So far she hasn't fallen victim to discrimination. "Luckily, the environment I grew up in and the upbringing I have received have protected me," Denitsa says.
But while at high school – she attended Sofia's best economics secondary education institution – she chose to keep silent about her origin while her mother didn't even attend parent teacher association meetings. Denitsa's class advisor learnt that the girl was Gypsy shortly before the prom. The reason for this kind of secrecy was that there were "skinheads" among the students. When finally their "leader" learnt about Denitsa's ethnicity, he sort of "took her under his wing" – perhaps because he knew from his best buddy, who happened to be Denitsa's boyfriend.
Denitsa doesn't deny that some Gypsies cause problems and can be dangerous. "I for one would never go to Fakulteto: it's Abyssinia there," she says, referring to Sofia's most notorious Gypsy quarter. The name often appears on the crime news because of brawls or riots which erupt when the electricity supply is cut off as a result of overdue bills, as well as at election times when vote-selling is rampant.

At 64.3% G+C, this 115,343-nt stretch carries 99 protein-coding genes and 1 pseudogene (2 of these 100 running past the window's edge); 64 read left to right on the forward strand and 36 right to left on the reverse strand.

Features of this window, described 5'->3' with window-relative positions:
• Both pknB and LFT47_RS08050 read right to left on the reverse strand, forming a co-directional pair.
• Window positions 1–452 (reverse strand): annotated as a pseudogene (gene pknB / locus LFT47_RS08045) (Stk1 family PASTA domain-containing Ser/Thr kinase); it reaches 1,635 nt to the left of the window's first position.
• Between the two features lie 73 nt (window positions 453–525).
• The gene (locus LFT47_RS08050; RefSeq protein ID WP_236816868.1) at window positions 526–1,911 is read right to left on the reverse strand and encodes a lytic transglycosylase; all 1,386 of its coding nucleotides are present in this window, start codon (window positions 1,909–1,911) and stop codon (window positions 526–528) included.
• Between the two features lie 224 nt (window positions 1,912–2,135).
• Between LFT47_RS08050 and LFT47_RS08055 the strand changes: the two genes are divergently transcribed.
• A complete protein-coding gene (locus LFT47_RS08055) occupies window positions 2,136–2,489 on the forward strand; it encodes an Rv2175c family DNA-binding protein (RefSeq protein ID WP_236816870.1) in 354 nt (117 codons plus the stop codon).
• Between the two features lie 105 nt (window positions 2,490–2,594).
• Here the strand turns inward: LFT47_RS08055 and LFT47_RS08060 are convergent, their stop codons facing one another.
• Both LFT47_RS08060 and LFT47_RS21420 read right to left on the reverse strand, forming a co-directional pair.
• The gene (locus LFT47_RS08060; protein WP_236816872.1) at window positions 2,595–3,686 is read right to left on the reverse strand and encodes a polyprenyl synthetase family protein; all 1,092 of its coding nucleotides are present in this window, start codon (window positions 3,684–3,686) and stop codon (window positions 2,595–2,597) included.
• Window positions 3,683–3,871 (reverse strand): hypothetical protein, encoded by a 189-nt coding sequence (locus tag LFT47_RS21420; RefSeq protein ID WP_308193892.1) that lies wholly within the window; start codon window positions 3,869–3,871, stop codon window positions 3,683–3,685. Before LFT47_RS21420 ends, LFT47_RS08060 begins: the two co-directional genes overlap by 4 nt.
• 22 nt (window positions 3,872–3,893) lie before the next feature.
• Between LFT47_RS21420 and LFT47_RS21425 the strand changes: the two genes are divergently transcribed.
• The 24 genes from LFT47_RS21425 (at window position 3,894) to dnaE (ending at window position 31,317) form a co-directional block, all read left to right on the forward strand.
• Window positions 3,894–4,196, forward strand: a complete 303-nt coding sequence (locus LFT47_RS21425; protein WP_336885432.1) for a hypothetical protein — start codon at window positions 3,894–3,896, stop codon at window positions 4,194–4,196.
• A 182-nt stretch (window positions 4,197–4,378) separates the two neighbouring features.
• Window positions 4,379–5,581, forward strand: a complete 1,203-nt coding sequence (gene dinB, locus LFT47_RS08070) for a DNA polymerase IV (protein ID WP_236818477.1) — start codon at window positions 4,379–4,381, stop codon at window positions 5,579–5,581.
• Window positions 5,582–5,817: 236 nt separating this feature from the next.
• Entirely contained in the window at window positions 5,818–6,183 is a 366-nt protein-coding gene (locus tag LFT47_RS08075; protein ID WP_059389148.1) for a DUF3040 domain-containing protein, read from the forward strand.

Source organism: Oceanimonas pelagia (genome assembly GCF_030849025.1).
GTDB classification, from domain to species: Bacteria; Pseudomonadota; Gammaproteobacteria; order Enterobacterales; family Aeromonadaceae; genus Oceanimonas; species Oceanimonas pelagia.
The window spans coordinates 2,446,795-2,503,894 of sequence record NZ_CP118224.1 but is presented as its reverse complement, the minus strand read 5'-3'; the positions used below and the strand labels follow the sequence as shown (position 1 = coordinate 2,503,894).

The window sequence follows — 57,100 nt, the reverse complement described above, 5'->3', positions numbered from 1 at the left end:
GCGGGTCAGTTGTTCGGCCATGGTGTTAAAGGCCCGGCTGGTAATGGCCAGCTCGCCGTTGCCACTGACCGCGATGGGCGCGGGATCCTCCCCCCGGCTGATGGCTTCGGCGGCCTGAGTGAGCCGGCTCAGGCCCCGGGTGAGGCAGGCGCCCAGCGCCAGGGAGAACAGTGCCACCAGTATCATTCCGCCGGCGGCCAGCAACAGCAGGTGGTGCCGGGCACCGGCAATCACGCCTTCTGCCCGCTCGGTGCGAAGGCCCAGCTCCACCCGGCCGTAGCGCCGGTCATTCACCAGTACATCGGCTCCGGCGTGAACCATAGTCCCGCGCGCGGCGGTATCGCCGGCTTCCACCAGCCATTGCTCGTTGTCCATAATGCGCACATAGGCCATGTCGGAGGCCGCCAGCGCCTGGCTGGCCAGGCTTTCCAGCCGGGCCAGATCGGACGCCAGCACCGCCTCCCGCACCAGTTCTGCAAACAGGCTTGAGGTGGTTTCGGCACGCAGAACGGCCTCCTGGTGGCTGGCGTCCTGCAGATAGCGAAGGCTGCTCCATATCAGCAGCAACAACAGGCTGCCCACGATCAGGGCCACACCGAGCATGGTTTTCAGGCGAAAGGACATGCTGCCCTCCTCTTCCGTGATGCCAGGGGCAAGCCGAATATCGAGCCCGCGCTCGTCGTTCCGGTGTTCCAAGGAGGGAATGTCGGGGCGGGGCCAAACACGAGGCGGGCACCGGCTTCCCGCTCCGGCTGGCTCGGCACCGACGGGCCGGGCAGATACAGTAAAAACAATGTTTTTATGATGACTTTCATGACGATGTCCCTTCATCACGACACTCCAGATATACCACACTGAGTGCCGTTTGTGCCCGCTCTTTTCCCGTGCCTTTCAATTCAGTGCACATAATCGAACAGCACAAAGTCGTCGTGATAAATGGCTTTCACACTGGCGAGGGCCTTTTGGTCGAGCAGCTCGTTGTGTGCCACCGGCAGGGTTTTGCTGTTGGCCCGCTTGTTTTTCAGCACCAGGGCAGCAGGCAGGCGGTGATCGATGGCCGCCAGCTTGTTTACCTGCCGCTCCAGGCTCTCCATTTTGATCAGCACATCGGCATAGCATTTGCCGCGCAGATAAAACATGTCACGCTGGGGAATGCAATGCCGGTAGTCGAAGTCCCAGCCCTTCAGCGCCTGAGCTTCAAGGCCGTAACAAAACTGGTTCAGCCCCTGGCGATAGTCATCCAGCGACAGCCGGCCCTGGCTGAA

It's several weeks after my first meeting with Denitsa and we are travelling to one of Sofia's Gypsy quarters (not Fakulteto). It's near Sofia Airport, and you may have passed through it when Brussels Blvd, the main thoroughfare in this part of Sofia, was being repaired. Denitsa did not grow up here, but it is where her elder sister lives with her husband and their three children and runs a hairdressing shop.
The quarter is definitely better than Fakulteto, but the abundance of small houses is an indication that the residents are mainly poor people. Most of the dwellings have no connection to the central sewerage system.
Denitsa's sister's house is new, with a lawn where, in the summer, the family set up a small pool. The living room has new furniture and the coffee table is laden with tea, fruit, nuts and juices. Denitsa's mother, Asiba Kemalova, is sitting close by.
The family are Yerlii, one of the three largest Gypsy groups in Bulgaria. They are believed to have been the first Roma to arrive in these lands, between the 13th and the 18th centuries. Unlike the rest, they abandoned the nomadic life generations ago.
Asiba Kemalova and her husband, Ivo Barev, Denitsa's father, were both singers and are now retired. Asiba was 13 years old when she made her first professional radio recording, and she went on to become a performer of Russian romances. Jointly with her husband (the couple are now divorced) she used to work with Ivo "Ibryama" Papazov and made recordings for Radio Sofia, Radio Plovdiv and Radio Stara Zagora. She toured in the former East bloc, but also in America. Eventually problems with her vocal cords put an end to her career.